Step up to the mic
What’s better than karaoke? Karaoke with a real live backing band
The thought of karaoke often conjures up images of, as the band Cake puts it, “A Japanese man in a business suit singing ‘Smoke Gets in Your Eyes.’” For most people, karaoke is about public embarrassment, good fun with friends, and having a few drinks (possibly a few too many). The reality, however, is that being “on stage” for a typical karaoke night means standing next to a machine, singing along with the prompt screen, while a bastardized instrumental version of some popular song plays over the PA system—fun for some, but not exactly the sort of thing to write home about.
However, Ray Rodarte and the members of Karaoke Rockstarz have brought to Reno something better than karaoke: the chance for would-be rock stars to sing their favorite songs in front of a live band.
Live band karaoke is just what the name describes. It combines the best of karaoke with the energy of a cover band. Rodarte first pitched it to entertainment director Rob Stone at the Eldorado with the hopes of putting the show on at Brew Brothers. While the idea was received with a tremendous amount of enthusiasm, the problem was that Rodarte had never done it before.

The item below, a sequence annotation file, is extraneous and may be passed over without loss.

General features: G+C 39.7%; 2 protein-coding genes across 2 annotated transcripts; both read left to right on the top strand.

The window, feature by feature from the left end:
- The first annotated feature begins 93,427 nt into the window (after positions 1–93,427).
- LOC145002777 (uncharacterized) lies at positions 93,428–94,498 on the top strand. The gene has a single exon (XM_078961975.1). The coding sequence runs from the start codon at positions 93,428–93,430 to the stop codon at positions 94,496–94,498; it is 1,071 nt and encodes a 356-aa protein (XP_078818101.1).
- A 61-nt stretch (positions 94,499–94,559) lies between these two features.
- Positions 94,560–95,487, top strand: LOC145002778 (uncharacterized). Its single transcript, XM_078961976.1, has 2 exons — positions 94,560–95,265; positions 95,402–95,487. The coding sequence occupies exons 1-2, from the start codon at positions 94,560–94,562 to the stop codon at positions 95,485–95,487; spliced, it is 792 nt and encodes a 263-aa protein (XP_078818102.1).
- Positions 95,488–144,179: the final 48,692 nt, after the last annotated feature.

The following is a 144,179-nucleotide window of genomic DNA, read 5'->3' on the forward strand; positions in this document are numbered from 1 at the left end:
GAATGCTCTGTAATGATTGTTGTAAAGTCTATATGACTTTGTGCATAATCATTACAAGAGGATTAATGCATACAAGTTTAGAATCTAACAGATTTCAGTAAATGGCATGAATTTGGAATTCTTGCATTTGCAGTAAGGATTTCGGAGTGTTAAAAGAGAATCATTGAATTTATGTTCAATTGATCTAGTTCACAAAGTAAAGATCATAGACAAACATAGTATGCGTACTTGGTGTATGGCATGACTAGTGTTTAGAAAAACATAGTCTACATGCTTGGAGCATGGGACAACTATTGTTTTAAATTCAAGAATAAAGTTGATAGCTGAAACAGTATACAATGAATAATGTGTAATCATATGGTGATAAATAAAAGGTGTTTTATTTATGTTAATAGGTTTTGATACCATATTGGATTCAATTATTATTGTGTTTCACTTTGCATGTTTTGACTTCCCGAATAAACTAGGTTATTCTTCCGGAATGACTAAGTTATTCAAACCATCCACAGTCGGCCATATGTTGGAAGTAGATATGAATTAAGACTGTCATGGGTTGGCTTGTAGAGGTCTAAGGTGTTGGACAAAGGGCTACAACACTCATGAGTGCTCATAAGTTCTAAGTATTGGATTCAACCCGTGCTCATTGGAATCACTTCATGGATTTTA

“I had heard about it and thought it sounded great,” he says. “It’s hard for local bands to find the right niche, so this seemed like a good solution. … We’ve all sung along at the top of our voice to a song in the car and thought about what it would be like to be on stage. Who hasn’t? So that’s what we do. We offer people their chance at 15 minutes of fame.”
From the beginning, it’s been popular. The band has been playing every Monday night, seven months straight at Brew Brothers, often to a packed room.
“We get regulars every week, along with people who have never seen live karaoke before,” says Rodarte. “We have one guy, ‘Karaoke Bob,’ who has no rhythm, but everyone loves him! It’s a blast.”
Rodarte is joined on stage by drummer Gary Setzer, bassist Dave Edwards, and Tina Fink on keys and acoustic guitar. Rodarte says dancer Julia Mansfield-Cholico “was the missing ingredient. She brings so much energy to the show, it’s impossible to not have fun.”